A new set of stamps celebrating the Irish Abroad designed by Dublin-based ZeroG is now available.
Via An Post:
Three of the stamps feature common themes of emigration: a photo of people gathering in ‘The Galtymore Dancehall’ in Cricklewood, London showing the importance of Irish Centres and Irish hubs to the emigrant community.
An image of suitcases at Dublin Airport (1969) capturing the common experience of people leaving Ireland.
A detail from the painting ‘Emigrants letter and envelope, 1988’ by Geraldine O’Reilly representing communication with home and the importance of staying in touch.
Two other ‘N’ stamps feature a gallery of Irish people who have made an impact on the world from the 1800s right up to the present, each of whom has emigrated and made a contribution in their own sphere of excellence: Dame Kathleen Lonsdale (Scientist), Richard Harris (Actor) and Patrick Sarsfield Gilmore (Musician) and Edna O’Brien (Author), Fr. Michael J Kelly (Priest/Aid Worker) and Mary Elmes (Humanitarian) featuring on another stamp.
Police were called to a bar at 3.30am where ‘just arrived’ 46-year-old Irish tourist ‘Bart O’Gready’ was lying in the street semi-conscious with bloodied wounds to his face.
J Doe writes:
Now the gentleman in question may have had drink taken (as you can see in the video above), however that being said, apparently he witnessed very young ladies dancing nude and he made a complaint.. then was attacked by up to 10 staff…
Gareth Woods and his inflatable protective-vest cooling device for Police, Military and Security personnel.
The vest a man can get.
Kevin Whitty writes:
This is my cousin Gareth Woods, from Carlingford, County Louth who is a cop in Chicago’s West Side…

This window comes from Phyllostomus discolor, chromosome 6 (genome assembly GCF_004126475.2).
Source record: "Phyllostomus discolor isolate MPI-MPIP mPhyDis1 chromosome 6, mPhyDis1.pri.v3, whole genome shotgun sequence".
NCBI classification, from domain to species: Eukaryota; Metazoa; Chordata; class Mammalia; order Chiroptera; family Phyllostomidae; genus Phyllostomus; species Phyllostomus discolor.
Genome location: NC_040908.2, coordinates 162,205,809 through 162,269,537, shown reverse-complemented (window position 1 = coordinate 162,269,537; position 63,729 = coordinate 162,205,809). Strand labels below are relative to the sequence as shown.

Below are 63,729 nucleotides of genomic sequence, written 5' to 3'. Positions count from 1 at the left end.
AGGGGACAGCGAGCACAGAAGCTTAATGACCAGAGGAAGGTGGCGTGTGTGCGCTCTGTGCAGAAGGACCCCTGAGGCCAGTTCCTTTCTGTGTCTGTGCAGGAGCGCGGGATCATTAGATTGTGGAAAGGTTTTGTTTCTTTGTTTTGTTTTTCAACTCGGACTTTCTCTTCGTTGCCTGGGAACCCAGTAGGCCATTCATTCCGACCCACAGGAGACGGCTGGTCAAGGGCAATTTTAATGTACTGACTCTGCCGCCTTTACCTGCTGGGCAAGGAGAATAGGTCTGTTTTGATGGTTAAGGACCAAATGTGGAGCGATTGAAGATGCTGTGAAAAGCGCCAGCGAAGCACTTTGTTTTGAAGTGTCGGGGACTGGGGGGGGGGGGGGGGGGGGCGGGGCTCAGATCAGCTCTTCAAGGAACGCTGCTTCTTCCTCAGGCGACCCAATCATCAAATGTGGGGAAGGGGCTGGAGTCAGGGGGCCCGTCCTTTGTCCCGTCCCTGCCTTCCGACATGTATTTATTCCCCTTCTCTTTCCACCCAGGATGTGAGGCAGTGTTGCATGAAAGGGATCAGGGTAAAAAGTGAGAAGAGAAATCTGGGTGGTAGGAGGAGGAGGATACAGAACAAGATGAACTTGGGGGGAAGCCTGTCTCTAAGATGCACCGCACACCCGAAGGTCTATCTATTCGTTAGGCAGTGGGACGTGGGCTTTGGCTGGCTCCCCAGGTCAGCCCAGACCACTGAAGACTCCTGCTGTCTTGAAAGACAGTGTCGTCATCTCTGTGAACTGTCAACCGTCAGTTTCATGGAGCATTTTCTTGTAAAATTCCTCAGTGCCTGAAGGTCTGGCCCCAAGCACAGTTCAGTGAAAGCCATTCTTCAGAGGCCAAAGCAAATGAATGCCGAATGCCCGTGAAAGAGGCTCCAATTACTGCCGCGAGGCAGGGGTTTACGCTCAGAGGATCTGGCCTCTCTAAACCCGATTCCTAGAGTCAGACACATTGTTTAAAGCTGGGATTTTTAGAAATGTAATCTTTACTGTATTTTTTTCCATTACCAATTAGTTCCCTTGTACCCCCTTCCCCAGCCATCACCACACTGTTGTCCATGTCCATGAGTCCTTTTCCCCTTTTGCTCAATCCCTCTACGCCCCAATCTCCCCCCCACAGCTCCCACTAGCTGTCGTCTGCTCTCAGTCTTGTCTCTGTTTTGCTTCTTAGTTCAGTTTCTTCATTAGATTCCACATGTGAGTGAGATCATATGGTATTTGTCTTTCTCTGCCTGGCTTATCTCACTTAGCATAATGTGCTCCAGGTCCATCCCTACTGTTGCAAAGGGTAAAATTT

He’s also Musician (see below) and now an Inventor with the Bluhalo (above) which is seeking funding on indiegogo. . Solving a problem in my opinion, with all the layers the Guards have to wear, who wouldn’t want to be a bit cooler on the job?
I am working as an architect in PMDL, an Australian architecture firm in Hong Kong. Recently we completed a project in the city.
It is a handsome renovation of an old tenement building on a prominent corner in downtown Hong Kong.
What may be of interest is that the project had three Irish designers/architects working on it – Simon Fallon, myself and Darren Snow.
We recently collaborated with the fantastic YouTube channel Never Too Small and they produced a great short video (above) of the project starring Darren.
The project has been getting great feedback locally, and now, because of the video, is being appreciated by a wider audience. It’s currently on 407,000 views after 2.5 days of being published. We wanted to share a story of some Irish emigres done good!
An Irish tourist found with 10 MDMA capsules at a Parramatta music festival on Sunday has escaped conviction after he argued the party drug is “not strong enough” in Australia and all of the pills were for his personal use.
David Crean, 32, was arrested at the Ultra Music festival and charged with supplying a prohibited drug after a sniffer dog sat down next to him when he entered Parramatta Park at about 1.45pm.
According to police facts, Mr Crean – who is in Australia on a two-week holiday – was “nervous” and “visibly shaking” when he was spoken to by police, and when an officer asked “be honest, do you have any drugs on you?”, he admitted he had drugs in his underwear.
Mr Crean told police he “did not intend on selling the capsules and planned on consuming all of them himself as the purity of MDMA in Australia is not strong enough”, the facts state.
The entrance to the Auschwitz concentration camp. Poland
The 38-year-old Irish national, whose name is not reported, is said to have scratched his name onto the wall during a visit to the site on Sunday because he had seen other people’s names on it and thought it was the right thing to do.
The man was spotted by the Auschwitz Museum Guards who detained him but he was later released after pleading guilty, according to reports.
The memorial left for victims of the Library Gardens apartment balcony collapse
We’re Irish. We stick together, when we encounter each other far from home. Back in Ireland, we might have all sorts of issues with each other, as any family does, from time to time. Abroad, it’s different. Abroad, we’re a family. The affinities are clearer. They’re low-key important.